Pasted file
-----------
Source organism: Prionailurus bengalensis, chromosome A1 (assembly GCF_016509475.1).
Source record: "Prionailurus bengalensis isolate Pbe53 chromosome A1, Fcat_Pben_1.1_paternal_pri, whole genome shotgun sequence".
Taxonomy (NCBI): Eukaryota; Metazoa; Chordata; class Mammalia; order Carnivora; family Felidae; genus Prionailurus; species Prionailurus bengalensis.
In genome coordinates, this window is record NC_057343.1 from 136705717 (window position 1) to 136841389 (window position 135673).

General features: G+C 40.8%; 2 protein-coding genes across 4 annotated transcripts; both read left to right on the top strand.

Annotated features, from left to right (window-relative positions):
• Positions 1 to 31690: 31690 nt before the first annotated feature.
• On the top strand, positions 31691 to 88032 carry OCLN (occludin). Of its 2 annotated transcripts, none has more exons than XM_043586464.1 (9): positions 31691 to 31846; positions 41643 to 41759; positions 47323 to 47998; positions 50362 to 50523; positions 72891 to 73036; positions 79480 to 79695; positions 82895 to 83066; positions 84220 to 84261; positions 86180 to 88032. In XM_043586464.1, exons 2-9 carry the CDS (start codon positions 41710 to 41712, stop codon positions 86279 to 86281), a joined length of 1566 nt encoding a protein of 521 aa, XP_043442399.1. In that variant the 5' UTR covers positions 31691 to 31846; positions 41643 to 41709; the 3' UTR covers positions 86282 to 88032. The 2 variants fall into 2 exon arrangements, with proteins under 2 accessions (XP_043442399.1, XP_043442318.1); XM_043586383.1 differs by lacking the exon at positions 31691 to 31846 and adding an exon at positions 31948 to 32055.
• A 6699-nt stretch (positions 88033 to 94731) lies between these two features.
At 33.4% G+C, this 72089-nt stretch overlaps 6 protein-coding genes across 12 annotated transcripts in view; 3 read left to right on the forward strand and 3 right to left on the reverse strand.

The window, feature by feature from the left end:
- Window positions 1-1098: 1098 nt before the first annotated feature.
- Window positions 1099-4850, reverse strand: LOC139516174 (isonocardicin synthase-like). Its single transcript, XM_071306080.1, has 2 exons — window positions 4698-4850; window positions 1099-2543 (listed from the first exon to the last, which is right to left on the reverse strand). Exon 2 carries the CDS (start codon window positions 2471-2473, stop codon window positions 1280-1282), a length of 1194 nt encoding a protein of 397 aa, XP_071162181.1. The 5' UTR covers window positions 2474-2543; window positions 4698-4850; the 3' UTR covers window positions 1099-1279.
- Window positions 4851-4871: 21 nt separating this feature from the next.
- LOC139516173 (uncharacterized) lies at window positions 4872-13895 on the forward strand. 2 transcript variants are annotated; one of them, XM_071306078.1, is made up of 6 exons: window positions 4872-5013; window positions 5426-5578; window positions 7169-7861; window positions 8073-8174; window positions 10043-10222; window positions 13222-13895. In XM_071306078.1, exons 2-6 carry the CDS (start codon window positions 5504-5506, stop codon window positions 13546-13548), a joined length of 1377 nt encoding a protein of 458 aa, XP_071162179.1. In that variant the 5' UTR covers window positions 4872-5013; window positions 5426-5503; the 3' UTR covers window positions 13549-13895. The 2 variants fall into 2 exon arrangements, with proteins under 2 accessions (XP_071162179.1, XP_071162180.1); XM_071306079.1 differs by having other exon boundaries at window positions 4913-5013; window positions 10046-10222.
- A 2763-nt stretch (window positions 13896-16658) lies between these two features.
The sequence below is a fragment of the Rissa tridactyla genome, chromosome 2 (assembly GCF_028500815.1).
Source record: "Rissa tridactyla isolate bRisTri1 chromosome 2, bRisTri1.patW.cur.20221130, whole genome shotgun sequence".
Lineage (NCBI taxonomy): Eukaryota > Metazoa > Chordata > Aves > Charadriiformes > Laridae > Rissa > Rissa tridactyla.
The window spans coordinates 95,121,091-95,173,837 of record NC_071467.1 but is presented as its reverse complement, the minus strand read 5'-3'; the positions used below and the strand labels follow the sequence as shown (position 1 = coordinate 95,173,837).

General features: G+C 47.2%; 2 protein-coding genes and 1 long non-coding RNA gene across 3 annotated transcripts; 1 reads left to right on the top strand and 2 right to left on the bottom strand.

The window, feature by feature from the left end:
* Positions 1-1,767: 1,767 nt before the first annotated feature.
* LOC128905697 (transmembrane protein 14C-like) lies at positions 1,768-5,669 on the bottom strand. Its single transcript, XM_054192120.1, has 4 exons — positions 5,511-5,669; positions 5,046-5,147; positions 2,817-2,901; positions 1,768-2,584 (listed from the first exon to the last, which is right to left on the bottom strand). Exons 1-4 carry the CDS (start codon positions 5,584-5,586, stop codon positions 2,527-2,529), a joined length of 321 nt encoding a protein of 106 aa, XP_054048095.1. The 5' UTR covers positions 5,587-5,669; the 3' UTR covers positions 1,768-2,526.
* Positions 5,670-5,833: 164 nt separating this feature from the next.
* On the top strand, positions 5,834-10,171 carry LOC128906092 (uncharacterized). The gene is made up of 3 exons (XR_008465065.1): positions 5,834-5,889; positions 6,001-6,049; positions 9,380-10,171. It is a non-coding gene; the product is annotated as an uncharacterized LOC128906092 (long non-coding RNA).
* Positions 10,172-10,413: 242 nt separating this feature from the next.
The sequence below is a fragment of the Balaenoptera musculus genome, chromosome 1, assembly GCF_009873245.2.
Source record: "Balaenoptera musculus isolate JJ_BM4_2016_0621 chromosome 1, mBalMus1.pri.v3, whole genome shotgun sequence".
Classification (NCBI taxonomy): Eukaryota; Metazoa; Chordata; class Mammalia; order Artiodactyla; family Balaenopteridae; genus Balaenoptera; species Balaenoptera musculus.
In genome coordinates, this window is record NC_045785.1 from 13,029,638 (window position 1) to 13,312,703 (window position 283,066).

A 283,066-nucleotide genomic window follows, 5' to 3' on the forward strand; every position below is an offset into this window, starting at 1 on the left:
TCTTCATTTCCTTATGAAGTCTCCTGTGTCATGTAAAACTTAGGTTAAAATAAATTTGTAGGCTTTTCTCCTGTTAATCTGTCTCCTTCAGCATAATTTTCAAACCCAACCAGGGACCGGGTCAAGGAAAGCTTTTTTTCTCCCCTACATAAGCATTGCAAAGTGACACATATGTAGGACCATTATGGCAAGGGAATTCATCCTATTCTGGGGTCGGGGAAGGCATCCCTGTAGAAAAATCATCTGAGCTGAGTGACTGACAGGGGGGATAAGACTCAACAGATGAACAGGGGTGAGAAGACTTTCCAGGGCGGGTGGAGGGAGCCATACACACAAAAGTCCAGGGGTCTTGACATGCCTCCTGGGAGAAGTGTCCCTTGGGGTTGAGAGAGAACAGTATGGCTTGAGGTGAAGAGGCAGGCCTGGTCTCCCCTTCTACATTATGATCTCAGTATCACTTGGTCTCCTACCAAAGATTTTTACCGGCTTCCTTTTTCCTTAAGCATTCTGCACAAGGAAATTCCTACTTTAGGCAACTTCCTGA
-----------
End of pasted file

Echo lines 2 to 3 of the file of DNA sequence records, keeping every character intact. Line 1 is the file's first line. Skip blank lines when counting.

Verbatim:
Source record: "Prionailurus bengalensis isolate Pbe53 chromosome A1, Fcat_Pben_1.1_paternal_pri, whole genome shotgun sequence".
Taxonomy (NCBI): Eukaryota; Metazoa; Chordata; class Mammalia; order Carnivora; family Felidae; genus Prionailurus; species Prionailurus bengalensis.